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18 November, 2021updated 22 Nov 2021 09:49

The history of video gaming (and why investors cannot ignore it)

The video gaming industry is now worth many billions of dollars, but how did it get to the point where no investor can ignore it?

By Ruth Strachan

The gaming industry has seen a meteoric rise in correlation with rapid technology advancement and has become one of the most profitable and fastest-growing entertainment industries in the world. The sector not only cultivates pockets of talent, it has strong connections with popular culture and can hold lucrative opportunities for investors, businesses and the countries that host its big names.

Earnings for the top gaming companies sit comfortably in the hundreds of millions of dollars, and the industry only looks set to grow in the coming years, making it a potentially lucrative investment space.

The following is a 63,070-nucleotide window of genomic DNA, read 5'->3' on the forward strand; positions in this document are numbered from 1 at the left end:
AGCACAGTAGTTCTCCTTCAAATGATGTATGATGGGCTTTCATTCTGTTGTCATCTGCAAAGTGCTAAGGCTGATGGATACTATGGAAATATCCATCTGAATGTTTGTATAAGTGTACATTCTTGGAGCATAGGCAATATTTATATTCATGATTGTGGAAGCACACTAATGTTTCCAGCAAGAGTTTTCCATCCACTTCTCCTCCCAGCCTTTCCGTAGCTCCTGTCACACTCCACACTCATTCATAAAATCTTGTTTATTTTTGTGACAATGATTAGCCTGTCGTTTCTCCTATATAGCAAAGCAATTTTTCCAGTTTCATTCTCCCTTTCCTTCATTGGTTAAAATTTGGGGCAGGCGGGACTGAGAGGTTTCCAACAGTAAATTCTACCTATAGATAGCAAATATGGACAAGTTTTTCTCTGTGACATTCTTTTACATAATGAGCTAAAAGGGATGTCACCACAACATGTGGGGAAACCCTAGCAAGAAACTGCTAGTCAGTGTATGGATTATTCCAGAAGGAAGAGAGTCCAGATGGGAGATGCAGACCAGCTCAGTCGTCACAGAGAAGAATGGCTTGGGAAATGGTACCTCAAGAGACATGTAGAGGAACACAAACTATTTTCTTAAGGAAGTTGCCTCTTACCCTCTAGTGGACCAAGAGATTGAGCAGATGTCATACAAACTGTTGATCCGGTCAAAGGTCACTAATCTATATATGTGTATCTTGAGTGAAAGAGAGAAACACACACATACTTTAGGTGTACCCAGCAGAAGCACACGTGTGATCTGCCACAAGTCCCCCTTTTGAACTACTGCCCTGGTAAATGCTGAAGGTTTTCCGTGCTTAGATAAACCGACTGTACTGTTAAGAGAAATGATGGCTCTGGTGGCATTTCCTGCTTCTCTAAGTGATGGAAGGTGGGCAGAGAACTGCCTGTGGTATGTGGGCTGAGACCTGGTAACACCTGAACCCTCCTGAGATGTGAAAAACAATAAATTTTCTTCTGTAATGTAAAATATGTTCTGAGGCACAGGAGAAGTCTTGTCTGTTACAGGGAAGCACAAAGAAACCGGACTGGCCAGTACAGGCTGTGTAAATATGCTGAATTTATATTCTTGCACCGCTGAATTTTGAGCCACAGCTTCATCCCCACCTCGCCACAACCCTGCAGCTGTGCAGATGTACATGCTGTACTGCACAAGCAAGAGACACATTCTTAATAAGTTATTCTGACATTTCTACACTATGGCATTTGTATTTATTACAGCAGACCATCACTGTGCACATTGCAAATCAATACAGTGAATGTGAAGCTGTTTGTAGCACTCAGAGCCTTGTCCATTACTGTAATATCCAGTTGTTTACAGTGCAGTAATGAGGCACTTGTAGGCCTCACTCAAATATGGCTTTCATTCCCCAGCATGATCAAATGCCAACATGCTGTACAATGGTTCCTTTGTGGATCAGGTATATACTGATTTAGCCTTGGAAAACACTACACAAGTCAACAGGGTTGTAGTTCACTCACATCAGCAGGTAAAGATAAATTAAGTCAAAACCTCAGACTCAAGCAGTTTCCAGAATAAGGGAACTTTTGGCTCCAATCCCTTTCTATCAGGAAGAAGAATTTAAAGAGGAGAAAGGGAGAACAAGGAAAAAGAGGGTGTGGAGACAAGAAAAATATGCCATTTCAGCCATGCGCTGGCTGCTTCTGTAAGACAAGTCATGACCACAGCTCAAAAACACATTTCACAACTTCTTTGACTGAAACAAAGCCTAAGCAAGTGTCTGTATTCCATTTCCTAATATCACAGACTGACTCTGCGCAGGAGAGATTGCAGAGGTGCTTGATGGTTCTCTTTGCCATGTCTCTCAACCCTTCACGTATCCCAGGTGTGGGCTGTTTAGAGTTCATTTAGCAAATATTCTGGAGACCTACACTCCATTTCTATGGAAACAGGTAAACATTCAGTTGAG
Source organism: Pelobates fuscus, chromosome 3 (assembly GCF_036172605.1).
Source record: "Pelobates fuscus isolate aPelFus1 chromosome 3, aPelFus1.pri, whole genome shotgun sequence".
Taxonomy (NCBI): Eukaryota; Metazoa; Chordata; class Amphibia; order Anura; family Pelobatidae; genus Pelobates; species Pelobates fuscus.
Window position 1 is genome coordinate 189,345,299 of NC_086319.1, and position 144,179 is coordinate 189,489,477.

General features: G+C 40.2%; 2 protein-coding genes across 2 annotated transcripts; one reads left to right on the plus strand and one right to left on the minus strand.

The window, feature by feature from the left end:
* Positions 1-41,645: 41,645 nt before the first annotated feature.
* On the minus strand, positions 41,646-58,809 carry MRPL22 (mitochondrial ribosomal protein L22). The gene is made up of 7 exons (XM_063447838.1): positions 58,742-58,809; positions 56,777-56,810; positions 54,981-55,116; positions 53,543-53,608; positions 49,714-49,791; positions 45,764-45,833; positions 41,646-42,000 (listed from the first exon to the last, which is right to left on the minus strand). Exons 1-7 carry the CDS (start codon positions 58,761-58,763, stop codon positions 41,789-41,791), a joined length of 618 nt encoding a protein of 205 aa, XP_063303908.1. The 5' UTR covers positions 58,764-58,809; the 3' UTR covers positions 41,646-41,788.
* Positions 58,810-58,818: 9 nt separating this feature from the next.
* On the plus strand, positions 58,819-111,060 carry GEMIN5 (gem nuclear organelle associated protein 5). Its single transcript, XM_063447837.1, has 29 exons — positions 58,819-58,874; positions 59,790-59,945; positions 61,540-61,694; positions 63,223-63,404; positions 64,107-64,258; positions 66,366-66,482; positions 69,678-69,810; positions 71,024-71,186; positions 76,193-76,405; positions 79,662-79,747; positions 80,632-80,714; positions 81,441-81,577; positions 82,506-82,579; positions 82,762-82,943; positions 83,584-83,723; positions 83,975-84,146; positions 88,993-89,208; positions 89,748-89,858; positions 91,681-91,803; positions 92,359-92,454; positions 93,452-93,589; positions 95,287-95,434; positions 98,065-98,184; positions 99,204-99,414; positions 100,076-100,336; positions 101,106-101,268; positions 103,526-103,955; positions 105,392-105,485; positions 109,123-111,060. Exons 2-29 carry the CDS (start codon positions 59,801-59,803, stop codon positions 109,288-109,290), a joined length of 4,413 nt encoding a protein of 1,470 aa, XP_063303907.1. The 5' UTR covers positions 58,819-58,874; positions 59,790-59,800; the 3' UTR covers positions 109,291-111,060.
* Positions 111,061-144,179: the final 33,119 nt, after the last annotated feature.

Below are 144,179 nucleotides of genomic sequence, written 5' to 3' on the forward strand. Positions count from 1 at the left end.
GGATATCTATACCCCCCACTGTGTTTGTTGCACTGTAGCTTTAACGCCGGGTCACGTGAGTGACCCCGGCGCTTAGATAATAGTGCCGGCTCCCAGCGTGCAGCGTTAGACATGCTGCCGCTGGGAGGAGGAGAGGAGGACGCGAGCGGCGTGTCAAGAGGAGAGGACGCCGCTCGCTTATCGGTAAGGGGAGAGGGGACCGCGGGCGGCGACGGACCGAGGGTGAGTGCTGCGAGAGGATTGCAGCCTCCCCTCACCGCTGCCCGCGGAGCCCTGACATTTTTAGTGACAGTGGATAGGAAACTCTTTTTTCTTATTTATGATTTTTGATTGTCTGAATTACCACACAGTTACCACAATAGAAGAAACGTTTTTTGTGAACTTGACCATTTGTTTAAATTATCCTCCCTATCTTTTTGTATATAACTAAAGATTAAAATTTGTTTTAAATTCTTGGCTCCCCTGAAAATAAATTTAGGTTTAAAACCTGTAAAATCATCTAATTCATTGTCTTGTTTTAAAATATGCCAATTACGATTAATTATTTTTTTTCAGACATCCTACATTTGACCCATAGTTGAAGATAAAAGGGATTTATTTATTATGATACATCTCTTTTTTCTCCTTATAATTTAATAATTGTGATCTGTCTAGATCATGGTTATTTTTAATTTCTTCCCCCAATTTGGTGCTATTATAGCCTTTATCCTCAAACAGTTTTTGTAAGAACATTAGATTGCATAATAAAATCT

The gaming industry has evolved from basic dots on a screen to addictive entertainment for the masses in a relatively short space of time. So where did video gaming begin and how did it develop into one of the biggest industries in the global economy?

In the beginning: Enter player one

In the early days of gaming, progress was slow, with most of the early examples of video games offering basic mathematical puzzles or challenges (such as Tic Tac Toe) and originating in computer labs or universities. The games were largely designed by engineers for engineers.

In 1940, at the New York World’s Fair, the Nimatron – which exclusively operated the mathematical game Nim – was presented by Dr Edward Uhler Condon. Despite the clunky nature of the machine and basic graphics, the Nimatron demonstrated an early appetite for video gaming. Nim was played by approximately 50,000 people across six months as it sat on display in New York.

This came at a time when television sets were becoming more commonplace in Western homes, and the beginnings of a cultural reset were under way.  

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However, it would be almost three decades until a gaming console would be released for home use. Ralph Baer – a German-American inventor widely known as 'the father of video games' – came from a background in television technology. He believed that more could be down to expand on the television’s entertainment offerings.